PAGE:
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We should not let our fear cloud our reason

Published: October 1, 2007
Section: Opinions


At the start of the 21st century it is impossible not to be somewhat afraid. Fear has become its own film genre, its own reality television show, its own style of warfare. And after the Virginia Tech massacre which followed the Columbine massacre, which followed the Jonesboro massacreweve become afraid in our own schools. Its only natural to wonder, What if it happens here? What if were unprepared? But as Brandeis quite literally takes up arms against these fears, these what ifs? it is striking that there has been little outcry against enacting a strategy which offers no proven protection.

One would have to be extraordinarily brave or extraordinarily foolish not to have felt a wave of fear, a longing to feel safe, after the tragedy at Virginia Tech. But the lack of an armed security force did not contribute to the death count at Virginia Tech. A series of administrative and police missteps (not canceling classes or notifying students until two hours after the first killings, acting on the assumption that the killer had left the campus or perhaps even the state) allowed the killer carry out his mission.

Its been argued that armed police officers act as a deterrent, that the mere presence of firearms makes the community safer. This is the fear talking. Were afraid that someone will shoot us, so we let it be known that we can shoot back. This is where fear clouds reason. School shooters like Seung-Hui Cho, who in the video he left behind fantasized about re-creating Columbine, do not plan on making it out of their attack alive. Campus securitys weapons would merely be something to plan around.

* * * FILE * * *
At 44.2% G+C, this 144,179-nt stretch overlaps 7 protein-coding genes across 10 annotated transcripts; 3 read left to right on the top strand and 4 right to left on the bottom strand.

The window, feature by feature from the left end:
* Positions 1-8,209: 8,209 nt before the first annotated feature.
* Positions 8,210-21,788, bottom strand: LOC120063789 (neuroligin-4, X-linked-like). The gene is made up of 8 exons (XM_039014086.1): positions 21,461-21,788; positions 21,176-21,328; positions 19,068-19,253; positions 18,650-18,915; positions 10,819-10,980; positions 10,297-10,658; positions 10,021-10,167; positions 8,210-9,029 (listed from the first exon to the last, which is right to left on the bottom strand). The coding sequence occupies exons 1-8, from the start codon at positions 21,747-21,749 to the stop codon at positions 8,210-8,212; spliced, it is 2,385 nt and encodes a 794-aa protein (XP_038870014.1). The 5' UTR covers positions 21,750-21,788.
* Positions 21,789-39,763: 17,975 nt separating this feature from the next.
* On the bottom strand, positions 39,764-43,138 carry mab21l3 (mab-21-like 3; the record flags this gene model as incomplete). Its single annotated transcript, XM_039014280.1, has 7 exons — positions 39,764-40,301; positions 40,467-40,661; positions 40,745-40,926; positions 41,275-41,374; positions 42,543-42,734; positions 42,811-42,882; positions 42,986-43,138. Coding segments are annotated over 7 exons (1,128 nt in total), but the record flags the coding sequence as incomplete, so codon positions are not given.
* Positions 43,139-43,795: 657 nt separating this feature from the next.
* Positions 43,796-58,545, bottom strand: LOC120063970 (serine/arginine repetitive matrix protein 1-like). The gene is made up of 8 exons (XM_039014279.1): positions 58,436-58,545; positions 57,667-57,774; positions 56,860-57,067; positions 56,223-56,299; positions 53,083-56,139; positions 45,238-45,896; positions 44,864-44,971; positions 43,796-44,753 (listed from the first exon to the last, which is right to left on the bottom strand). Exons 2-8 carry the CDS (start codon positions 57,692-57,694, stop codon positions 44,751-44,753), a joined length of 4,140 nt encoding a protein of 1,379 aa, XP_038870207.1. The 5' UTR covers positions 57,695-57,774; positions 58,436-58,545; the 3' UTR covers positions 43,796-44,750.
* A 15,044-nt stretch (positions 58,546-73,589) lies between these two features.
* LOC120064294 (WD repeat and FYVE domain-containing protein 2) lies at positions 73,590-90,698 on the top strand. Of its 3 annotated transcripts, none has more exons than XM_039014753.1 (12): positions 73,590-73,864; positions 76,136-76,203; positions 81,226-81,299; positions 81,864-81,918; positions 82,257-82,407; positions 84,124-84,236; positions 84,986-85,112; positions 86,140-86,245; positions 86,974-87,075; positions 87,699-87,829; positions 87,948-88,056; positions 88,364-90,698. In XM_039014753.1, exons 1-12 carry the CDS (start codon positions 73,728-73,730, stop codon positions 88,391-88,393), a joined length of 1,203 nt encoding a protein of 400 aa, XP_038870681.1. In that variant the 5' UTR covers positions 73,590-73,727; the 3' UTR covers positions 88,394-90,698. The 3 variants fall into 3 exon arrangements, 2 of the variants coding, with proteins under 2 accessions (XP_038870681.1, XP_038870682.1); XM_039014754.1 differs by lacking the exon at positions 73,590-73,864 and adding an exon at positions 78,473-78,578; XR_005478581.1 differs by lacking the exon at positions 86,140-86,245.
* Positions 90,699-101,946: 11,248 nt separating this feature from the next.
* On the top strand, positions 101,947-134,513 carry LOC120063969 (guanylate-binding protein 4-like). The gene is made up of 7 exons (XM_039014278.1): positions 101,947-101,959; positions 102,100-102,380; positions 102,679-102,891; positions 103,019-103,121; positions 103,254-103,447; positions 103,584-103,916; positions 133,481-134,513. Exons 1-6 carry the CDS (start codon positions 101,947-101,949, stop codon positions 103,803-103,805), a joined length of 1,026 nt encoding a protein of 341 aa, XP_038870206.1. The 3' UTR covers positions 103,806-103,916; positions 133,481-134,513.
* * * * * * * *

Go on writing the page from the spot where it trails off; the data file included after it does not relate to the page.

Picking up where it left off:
Brandeis is not Virginia Tech. Our community is smaller, more intimate. Because of this intimacy it is more unlikely that a troubled person like Cho would go unnoticed and, more importantly, unresponded to. At Brandeis we are all aware of being part of the Brandeis community, and sensitive to those who seem not to have quite managed to connect.

I was a community advisor here for two years and, like all CAs, was trained to recognize warning signs and how to address potential problems in advance. All CAs have extensive professional support from Residential Life. Classes at Brandeis are smaller, and faculty members have the kind of contact with their students that allows them to identify those who are alienated or have trouble relating. Nothing is foolproof, but the system for addressing someone like Cho is already in place.

In the two years I worked as a Community Advisor here, all the interactions Ive had with Brandeis police were positive. Im confident that the officers will be well trained in the use of the firearms they will be carrying. But so was the Ohio National Guard at Kent State, when they fired on a group of student protesters in 1970. These trained officers killed four students, two of whom werent even involved in the protest. If at Brandeis we are preparing for the worst actions of our students, history shows us that we must also prepare for the worst in our protectors.

Weapons and universities do not mix. Leaving aside the larger arguments about how the recent decision to arm Brandeis police force could affect Brandeis values or Brandeis as a family, the simple fact is arming the officers will not make our campus more secure. We may feel safer, but we are not.